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SPURS - guide for instructors

Evaluating Viewpoints

Viewpoints, editorials, opinions

Viewpoints are most often found as op-eds in newspapers and magazines. Here is a guide to show your students: Find Opinions, Editorials & Viewpoints

When reading a viewpoint, consider the following:

  • Author: Who is the author? What is their stake in making this argument? How are they biased?
  • Audience and Publication: Who is this written for? Where is this published? What does that tell you, if anything, about the perspective?
  • Alternative views: How, if at all, does the author recognize and address opposing viewpoints?
  • Language: Does the author use language that indicates one side of a viewpoint? Is he dismissive of the opposing viewpoint?

What is bias?
Bias is when someone is inclined toward a viewpoint and is not considering the issue in an objective manner.

Is that a bad thing?
Sometimes! But not always and thank goodness because it's near impossible to be objective about all things all the time. Bias happens when we use what we know and what we believe to form a judgment about an issue.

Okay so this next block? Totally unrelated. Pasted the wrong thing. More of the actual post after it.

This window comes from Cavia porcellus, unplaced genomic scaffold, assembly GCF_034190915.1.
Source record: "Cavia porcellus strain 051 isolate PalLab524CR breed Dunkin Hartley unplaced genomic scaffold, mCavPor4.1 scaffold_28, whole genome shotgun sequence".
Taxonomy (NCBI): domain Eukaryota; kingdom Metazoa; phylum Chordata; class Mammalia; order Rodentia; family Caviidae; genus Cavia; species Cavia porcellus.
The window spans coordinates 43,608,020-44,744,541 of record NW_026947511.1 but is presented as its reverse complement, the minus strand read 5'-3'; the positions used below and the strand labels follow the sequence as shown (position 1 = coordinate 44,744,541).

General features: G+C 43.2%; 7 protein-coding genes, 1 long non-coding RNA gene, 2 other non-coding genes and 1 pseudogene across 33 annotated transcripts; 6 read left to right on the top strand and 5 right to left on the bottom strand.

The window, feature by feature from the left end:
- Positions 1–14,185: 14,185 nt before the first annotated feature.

How can I recognize bias?
Consider the author's...

  • Job
  • Expertise: What does she have a degree in? Does she teach in a particular discipline? Does she have an agenda?
  • Previous research: What other arguments has she made? Where else has she published and does that publication lean in a particular direction (conservative, liberal, etc.)?
  • Affiliation with professional and academic organizations


  • Professor of Geology at the University of Texas, and member of the board of the Plains Exploration and Production Company (producers of natural gas), publishes an article in the newsletter of America's Gas Alliance about studies denying a link between fracking and groundwater contamination.
  • A West Texas rancher, writes a piece for Texas Monthly about fracking and its effect on livestock
  • Head of the Texas Medical Association, blogs about the impact of the chemicals used in fracking on human health.


Activity example - Choose several viewpoints, break students into groups, have them use the questionnaire answers as a class discussion. Feel free to adapt, but do not use my google form since it routes to me:
Group 1
Group 2
Group 3
Group 4
Fill out this form!

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